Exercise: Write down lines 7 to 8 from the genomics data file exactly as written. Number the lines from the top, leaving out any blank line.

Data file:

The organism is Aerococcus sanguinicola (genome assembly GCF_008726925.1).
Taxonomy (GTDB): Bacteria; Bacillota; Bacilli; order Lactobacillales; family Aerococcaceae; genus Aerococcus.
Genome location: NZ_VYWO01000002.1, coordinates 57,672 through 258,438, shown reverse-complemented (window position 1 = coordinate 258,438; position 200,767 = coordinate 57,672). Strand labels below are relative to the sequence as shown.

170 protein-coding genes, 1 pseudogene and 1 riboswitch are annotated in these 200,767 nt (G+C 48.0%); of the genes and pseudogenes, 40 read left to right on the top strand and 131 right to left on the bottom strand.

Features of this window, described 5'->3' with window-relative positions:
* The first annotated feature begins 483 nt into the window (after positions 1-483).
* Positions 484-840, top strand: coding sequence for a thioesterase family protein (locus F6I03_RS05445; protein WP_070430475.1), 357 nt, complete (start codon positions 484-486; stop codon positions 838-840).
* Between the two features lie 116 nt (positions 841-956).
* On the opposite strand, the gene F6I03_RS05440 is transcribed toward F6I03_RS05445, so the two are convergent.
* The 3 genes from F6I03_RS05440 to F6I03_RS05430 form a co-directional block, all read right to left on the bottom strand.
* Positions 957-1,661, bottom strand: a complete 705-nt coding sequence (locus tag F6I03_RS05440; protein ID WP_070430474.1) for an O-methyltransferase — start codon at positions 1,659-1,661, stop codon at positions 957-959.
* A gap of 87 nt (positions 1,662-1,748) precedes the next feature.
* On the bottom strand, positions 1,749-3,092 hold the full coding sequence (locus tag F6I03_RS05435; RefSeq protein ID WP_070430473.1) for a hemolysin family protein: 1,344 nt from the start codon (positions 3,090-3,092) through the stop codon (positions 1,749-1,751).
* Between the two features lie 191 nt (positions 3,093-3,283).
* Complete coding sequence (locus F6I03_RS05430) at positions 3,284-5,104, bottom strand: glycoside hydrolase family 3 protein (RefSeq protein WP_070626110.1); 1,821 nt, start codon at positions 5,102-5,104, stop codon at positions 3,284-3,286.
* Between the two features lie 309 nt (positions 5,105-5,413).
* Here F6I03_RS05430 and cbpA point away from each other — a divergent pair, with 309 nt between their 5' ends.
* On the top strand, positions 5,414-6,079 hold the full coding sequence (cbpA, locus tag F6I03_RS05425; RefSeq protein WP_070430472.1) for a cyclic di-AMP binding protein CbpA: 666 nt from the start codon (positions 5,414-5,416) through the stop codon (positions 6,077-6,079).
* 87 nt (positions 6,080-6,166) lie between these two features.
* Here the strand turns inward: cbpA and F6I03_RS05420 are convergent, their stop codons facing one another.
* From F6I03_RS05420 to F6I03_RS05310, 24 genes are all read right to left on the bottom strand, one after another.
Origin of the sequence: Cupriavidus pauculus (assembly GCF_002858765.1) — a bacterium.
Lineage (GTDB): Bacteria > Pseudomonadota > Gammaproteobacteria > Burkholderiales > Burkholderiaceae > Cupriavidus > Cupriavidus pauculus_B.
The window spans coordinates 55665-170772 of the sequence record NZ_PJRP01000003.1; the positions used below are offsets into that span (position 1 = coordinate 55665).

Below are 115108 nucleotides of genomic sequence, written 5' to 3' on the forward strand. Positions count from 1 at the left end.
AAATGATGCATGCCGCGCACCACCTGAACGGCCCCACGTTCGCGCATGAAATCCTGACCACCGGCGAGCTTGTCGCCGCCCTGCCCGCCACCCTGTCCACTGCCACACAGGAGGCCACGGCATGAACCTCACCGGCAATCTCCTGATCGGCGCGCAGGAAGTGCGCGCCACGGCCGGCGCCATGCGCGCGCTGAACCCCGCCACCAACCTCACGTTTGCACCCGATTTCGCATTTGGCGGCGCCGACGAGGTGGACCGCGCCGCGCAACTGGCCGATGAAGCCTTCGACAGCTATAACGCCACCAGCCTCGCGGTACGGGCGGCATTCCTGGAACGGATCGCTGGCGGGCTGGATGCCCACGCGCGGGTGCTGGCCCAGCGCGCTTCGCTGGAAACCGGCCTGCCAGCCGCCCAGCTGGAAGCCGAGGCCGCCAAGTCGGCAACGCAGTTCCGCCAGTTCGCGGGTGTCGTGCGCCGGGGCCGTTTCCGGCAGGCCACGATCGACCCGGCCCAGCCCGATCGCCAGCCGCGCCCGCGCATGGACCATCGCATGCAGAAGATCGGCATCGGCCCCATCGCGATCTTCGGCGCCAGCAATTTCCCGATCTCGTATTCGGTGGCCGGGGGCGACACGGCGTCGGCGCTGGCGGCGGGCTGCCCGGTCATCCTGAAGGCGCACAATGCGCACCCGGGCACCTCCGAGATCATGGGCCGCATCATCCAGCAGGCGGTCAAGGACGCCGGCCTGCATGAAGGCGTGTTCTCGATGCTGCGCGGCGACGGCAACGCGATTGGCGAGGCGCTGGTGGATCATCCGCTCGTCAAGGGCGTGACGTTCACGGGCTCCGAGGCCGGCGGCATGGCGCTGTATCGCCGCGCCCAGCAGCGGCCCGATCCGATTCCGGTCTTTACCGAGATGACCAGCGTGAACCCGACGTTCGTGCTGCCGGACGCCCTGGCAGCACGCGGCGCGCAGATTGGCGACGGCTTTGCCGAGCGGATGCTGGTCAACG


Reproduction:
* Positions 484-840, top strand: coding sequence for a thioesterase family protein (locus F6I03_RS05445; protein WP_070430475.1), 357 nt, complete (start codon positions 484-486; stop codon positions 838-840).
* Between the two features lie 116 nt (positions 841-956).